Book: Rebecca by Daphne Du Maurier (1938)
Age/Genre: Adult Fiction, Gothic, Suspense
Reading Accoutrements: Tea! There is so much tea in this book. Bake up some fancy cookies (biscuits) and sip some tea while surrounded by flowers if you can.
Content Notes: Murder, Homophobia, Racism, Ableism
Months and months ago, I was digging through boxes of free books in front of a closing bookstore when I stumbled across two Daphne du Maurier books. Now, I’ve never read any of her books, but I knew her name and I knew that several of my friends like her writing. So I decided to take them. Looking deeper into the books, I honestly was not sure they’d be too great. I decided to read du Maurier’s most well-received work, Rebecca, so that I’d know if the other books are worth finishing.
Rebecca follows a young woman who starts out as a societal companion to an obnoxious American Woman in Monte Carlo. While her employer is laid up ill, the young woman meets with and becomes attached to Maxim de Winter, a charming widower about twice her age.When the time comes for she and her boss to leave, de Winter proposes and whisks the companion away on a honeymoon before they return to his massive estate, where she must overcome the memories of and expectations set by his deceased wife.
Here’s the kicker, that young woman is NOT REBECCA. Rebecca is the dead wife. The protagonist is unnamed, which I have a LOT of thoughts about. First, I want to say that I think there’s a lot about the main character to relate with, even if her choices are frustrating at times. She’s young, naive, and hopelessly insecure. She fantasizes conversations that she imagines people have about her. There are quite a few scenes that are simply her imagining made up scenarios. She’s completely out of her element in her new surroundings, but by the end of her book, seems to find her footing in the world.
Now, about the lack of name for our main character. It took me a little while to notice this, and when I realized I didn’t remember her name, I went scouring to find it. Of course, it’s not there. At the beginning, her employer sees her as so inconsequential that her name isn’t necessary. Then, she takes her husband’s name and is forever referred to as Mrs. De Winter. I think this goes a long way in establishing the fact that the events of her life (and consequently, the most interesting parts of the plot) center around and are determined primarily by other people. And at the end, when she finds her confidence? Well, she remains unnamed, because that confidence is once again wrapped up in someone else. This frustrates me, but I also find it inspiringly illustrative. While women today are more encouraged to be individuals and follow their dreams, many people don’t get that opportunity. They get swept up in other people’s lives and play a side character. For all that we see the protagonist’s thoughts and emotions through the events of the book, she really is tangential to the plot. Had she not been involved, events would have unfolded somewhat similarly. It actually makes me kind of sad, which, if intentional, is really artful writing.
I really enjoyed a lot of this book. I thought it built suspense well, and even long scenes with pointless conversations were engaging enough to avoid being frustrating. But I was disappointed with the ending.Without giving anything away, I’ll just say that this book builds up a lot of possibilities and doesn’t deliver on all of them. Rebecca, though dead for the entire novel, is an engaging character, and I would have liked to see her developed more, both as a memory and as a spiritual presence. The supernatural elements are enough to build intrigue and suspense, but are never solid enough to really grasp. Some might enjoy not knowing whether the creepy vibes are because of the existence of ghosts, but I think the confirmation would have added a lot of substance to the plot.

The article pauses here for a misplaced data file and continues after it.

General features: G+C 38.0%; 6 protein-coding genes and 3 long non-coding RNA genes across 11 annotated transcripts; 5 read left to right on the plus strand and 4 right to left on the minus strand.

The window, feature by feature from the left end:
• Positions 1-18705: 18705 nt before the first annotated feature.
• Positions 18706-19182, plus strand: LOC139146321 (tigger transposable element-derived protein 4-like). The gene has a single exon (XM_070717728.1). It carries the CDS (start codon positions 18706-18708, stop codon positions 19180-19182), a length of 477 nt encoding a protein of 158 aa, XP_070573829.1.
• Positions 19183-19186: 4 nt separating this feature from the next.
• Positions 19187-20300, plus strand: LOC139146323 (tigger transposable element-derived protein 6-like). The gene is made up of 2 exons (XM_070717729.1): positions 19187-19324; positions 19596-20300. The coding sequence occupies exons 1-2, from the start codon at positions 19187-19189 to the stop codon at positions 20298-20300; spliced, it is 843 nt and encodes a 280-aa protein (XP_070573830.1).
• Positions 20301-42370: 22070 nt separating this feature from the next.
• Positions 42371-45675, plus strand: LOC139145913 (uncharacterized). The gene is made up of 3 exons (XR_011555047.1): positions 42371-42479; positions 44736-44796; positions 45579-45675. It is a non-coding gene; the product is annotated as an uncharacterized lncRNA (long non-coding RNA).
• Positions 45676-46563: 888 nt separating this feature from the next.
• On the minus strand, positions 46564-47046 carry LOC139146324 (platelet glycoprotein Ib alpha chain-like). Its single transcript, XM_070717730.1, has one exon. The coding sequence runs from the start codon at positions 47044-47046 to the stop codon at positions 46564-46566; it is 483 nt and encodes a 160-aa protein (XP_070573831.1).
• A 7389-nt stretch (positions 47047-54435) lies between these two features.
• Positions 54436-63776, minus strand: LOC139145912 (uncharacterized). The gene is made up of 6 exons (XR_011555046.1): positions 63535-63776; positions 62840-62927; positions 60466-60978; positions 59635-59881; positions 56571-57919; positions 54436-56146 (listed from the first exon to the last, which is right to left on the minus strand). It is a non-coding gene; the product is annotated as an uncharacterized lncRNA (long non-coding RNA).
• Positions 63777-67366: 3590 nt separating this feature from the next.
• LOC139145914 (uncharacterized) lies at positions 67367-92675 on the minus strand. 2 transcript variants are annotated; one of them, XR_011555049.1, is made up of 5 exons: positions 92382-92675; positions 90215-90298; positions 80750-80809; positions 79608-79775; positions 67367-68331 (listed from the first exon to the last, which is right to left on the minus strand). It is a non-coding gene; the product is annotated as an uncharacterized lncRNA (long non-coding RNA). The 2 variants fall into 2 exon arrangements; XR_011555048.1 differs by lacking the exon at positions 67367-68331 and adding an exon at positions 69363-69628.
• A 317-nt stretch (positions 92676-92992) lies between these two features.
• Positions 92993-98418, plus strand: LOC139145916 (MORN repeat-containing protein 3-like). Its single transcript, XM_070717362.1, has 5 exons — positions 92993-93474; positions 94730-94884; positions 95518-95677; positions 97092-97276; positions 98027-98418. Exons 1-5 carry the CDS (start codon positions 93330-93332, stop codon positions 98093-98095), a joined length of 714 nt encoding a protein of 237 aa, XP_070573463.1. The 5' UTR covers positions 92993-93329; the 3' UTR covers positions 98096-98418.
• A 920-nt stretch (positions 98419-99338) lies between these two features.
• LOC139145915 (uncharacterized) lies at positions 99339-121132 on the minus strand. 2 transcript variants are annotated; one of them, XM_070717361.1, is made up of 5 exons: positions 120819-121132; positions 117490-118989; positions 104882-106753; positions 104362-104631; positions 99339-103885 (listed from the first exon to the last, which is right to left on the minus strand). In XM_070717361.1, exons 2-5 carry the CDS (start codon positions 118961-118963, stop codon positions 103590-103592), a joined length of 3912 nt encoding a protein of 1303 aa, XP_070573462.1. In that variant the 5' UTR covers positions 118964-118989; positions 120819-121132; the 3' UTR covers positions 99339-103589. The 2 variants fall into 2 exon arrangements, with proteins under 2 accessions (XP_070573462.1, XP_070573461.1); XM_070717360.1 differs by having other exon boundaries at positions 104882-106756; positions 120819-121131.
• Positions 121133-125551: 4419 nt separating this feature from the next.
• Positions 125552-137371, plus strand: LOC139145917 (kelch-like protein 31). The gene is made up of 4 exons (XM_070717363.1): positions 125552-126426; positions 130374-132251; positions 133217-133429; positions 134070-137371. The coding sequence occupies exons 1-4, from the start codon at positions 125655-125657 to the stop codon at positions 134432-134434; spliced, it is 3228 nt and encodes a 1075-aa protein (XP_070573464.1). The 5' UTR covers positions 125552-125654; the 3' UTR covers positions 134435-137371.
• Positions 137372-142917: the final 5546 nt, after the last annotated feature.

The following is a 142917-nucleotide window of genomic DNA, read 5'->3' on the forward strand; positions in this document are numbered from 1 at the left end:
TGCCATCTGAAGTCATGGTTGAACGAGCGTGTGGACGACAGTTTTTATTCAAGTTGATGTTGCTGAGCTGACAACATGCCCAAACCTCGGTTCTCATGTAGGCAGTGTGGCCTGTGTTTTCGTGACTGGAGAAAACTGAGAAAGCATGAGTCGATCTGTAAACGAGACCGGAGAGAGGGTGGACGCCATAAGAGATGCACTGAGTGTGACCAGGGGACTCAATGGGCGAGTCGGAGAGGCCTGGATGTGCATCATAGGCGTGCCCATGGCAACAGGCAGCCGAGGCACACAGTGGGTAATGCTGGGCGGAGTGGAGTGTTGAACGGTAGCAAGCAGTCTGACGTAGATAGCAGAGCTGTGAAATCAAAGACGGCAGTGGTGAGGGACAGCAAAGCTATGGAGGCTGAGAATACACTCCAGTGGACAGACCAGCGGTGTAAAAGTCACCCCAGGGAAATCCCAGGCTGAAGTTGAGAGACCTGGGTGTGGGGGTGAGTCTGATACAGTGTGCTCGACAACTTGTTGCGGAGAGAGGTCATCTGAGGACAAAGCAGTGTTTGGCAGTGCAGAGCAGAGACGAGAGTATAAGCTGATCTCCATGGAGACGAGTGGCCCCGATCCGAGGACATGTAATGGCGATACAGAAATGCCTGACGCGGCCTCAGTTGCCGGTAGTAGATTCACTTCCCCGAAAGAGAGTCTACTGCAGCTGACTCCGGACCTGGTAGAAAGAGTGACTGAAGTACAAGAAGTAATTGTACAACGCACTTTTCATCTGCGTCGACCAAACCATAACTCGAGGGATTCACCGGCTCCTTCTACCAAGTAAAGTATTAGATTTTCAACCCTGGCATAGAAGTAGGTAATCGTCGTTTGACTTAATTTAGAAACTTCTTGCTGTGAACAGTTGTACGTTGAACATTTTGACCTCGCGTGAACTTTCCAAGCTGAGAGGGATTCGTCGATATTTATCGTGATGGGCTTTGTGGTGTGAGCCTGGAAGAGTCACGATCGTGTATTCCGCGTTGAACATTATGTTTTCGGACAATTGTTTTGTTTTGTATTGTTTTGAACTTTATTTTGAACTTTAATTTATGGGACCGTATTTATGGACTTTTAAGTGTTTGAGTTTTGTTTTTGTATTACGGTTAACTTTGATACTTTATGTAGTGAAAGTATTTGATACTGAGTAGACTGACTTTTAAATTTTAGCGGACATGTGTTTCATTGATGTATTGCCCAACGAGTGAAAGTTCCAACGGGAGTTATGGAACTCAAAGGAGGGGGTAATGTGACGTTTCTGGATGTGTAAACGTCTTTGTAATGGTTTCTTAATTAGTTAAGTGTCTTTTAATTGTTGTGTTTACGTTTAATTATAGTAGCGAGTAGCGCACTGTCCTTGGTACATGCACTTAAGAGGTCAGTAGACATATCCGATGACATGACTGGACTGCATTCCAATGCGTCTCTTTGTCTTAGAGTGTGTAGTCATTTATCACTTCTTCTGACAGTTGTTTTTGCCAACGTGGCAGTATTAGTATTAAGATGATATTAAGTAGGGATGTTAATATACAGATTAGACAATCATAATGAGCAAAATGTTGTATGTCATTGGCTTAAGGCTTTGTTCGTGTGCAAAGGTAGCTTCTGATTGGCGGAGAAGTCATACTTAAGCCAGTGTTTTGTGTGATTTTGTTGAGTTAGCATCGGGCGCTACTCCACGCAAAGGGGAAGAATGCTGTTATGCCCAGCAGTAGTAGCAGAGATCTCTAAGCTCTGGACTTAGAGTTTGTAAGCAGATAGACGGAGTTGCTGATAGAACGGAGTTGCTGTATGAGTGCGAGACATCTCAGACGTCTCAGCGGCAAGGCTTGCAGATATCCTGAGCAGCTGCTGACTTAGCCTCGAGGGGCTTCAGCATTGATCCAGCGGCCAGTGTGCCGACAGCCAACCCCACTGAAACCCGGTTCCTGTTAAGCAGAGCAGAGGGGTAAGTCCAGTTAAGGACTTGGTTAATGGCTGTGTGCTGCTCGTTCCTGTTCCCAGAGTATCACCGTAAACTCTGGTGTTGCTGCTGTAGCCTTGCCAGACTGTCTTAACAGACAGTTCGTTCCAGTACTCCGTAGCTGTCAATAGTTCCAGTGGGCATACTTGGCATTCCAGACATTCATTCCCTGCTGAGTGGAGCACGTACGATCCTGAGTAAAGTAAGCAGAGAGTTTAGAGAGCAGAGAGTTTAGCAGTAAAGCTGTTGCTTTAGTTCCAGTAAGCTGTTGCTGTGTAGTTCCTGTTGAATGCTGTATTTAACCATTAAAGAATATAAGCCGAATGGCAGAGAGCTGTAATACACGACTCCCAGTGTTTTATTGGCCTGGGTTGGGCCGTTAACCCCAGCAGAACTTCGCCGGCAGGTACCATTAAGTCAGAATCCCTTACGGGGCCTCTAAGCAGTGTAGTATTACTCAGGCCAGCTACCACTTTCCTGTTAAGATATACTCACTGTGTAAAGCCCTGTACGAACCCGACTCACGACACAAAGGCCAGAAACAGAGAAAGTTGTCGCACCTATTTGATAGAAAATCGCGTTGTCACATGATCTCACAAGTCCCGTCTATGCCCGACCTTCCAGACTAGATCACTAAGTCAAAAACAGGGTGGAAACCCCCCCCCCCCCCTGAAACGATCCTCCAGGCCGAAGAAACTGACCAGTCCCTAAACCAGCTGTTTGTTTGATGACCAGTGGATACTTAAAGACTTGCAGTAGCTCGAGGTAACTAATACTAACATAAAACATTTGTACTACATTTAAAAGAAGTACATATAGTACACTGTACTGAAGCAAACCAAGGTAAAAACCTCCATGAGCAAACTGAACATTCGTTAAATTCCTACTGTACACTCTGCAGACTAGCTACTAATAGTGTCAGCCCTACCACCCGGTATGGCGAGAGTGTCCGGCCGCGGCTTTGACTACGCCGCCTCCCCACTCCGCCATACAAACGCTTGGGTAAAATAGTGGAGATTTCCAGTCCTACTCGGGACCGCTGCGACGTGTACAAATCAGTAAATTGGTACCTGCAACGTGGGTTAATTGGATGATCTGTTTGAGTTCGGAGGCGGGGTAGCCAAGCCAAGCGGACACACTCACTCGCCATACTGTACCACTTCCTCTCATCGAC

Of course, being a gothic romance set in a huge mansion, the book builds up to a large ball. Unfortunately, the events of the ball are overshadowed by the climactic event that fills the rest of the book, making all the preparations seem like pointless filler. There’s a predictable betrayal resulting in our character’s embarrassment, but that is never resolved because other events become more important. Since the betrayal is not surprising to the reader or the character, it doesn’t seem to serve any important function. I wasn’t even too nervous about the results of the betrayal, because I figured it would only result in temporary embarrassment, which was even more the case than I expected.
After completing the book, I read about Daphne du Maurier, and her life seems pretty interesting. She was born into a wealthy family of artists and entertainers, and benefited greatly from her family’s status and experience. There are accusations that Du Maurier plagiarized both Rebecca and The Birds, the sources of which she feasibly had access to, according to the accusing authors.
I’m always interested in the personal lives of successful female authors more than fifty years ago. Du Maurier’s success seems largely related to her family connections, but more interesting is her personal life. Several sources confirm she had attractions to and relationships with women, and she spoke of feeling like she was host to two energies, one female and one male. I’m happy to add du Maurier to my list of 20th Century Queer Women that I should learn more about.
If you like period pieces, you might enjoy Rebecca. Though there were parts that dragged, I found it vastly more readable than Jane Eyre. Now that I’ve completed Rebecca, I am going to give the other books a shot. Hitchcock made several movies based on du Maurier’s works, so at the very least, I expect some suspense. This could also be a good excuse for that Hitchcock marathon I’ve always wanted to get around to.